These few examples clearly show that jihad was by no means a static and unitary concept in the early history of Islam; the invocation of this term and its interpretations were undoubtedly shaped by specific historical contingencies. Between the late eighth and early ninth centuries ce, the notion of the two territories or the two abodes of peace and war evolved as the classical doctrine of war and peace was progressively formulated, there being no precedent in the Qur’an or the sunna (the practices and sayings of the Prophet Mohammad) for these terms or concepts.
A dualist vision of the world that divides it into two intractably opposed domains is, of course, not uncommon in the context of religious/cultural exclusivism and of communal and national identity formation. The ancient Greeks set themselves apart from the inferior “barbarians”, a term that referred to all non-Greeks, as did the pre-Islamic Arabs from the scorned ‘Ajam (non-Arabs). The Jews separated themselves from the impure goyim; the Christians from the unsaved “infidel”. The Cold War period saw the polarisation of the world into pro-Western and pro-Soviet camps. More recently, President Bush warned in the aftermath of 11 September, “You’re either with us or you’re with the terrorists.”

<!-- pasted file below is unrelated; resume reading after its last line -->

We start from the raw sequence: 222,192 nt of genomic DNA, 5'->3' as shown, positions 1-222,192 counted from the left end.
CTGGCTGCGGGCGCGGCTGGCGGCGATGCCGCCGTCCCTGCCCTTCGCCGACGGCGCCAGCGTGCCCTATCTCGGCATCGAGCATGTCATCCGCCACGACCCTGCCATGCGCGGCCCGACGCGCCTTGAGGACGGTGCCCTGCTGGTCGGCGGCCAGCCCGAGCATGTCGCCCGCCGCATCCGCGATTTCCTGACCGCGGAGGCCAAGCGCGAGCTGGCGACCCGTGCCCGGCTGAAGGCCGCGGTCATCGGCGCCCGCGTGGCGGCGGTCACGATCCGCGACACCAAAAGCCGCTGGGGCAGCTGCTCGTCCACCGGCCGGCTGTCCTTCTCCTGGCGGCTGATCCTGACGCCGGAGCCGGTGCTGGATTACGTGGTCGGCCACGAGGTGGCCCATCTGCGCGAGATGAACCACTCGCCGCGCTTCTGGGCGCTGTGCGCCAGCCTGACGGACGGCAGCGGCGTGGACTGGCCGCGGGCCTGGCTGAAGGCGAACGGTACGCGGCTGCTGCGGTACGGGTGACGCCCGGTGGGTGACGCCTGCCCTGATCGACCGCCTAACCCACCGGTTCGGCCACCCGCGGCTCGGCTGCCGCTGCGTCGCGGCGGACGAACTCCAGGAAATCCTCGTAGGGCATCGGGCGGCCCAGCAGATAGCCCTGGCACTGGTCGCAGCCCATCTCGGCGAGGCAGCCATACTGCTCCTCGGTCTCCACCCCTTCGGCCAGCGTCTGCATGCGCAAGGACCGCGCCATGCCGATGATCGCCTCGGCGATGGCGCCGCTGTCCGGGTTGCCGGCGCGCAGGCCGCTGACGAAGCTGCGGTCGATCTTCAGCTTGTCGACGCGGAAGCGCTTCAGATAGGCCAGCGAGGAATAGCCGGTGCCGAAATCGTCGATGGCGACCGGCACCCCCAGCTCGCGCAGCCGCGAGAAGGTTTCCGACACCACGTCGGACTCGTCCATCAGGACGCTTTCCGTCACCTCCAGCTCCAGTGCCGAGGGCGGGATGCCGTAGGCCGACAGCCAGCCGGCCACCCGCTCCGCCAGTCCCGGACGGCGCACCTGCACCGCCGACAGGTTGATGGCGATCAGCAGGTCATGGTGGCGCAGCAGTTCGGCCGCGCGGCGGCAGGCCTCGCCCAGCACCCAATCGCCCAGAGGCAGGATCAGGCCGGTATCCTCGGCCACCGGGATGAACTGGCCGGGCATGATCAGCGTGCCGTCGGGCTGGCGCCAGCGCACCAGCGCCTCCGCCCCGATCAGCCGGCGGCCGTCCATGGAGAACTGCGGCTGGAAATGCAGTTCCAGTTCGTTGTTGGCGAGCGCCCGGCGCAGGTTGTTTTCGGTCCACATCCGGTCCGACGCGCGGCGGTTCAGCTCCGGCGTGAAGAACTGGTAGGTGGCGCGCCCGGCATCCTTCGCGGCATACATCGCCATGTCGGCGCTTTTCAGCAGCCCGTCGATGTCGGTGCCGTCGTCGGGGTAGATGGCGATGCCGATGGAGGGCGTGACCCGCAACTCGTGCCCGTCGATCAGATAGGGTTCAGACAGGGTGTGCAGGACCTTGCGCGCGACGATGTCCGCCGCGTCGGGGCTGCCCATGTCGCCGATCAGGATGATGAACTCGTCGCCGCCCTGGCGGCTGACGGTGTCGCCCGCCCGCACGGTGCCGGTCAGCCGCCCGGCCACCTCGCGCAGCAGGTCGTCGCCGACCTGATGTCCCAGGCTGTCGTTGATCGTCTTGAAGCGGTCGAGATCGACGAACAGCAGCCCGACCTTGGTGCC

This Manichaean worldview has found theoretical support in recent times in Samuel Huntington’s provocative formulation of a “clash of civilisations”. Although his hypothesis recognises more than two civilisations potentially on a collision course with one another, at centre stage are the monolithically conceived world of Islam and the West engaged in a deadly lockstep struggle for global dominion. In this conceptualisation, Huntington may even be regarded as having breathed new life into the dichotomous abodes of peace and war, with the positions of Islam and the West transposed. Clearly, civilisational or religious smugness is not the exclusive prerogative of any single group of people or nation.
When reality does not prove itself accommodating to a grandly conceived theory, the theory often has to equivocate. The worlds of Islam and Christianity were not always at military cross-purposes; they also exchanged traders, diplomats, and other emissaries. From the period of the earliest deployment of the terms dar al-islam (the abode of peace) and dar al-harb (the abode of war), the concept of aman (safe passage) had already rendered the borders of the territories of peace and war permeable to some extent. An official functionary or a visitor from dar al-harb could obtain a guarantee of safe passage (a precursor of the modern concept of the visa) from Muslim authorities for safe travel and residence within dar al-islam for a specified period of time (usually less than a year). Reciprocal arrangements allowed Muslim emissaries to travel in safety to non-Muslim lands. It is pertinent to mention here that some commentators have suggested that the members of al-Qaeda who obtained valid visas to enter the United States and then abused this privilege to plan and carry out their murderous missions were guilty of (besides other offences) a grave violation of the rulings of both the Islamic and international law of nations on this issue.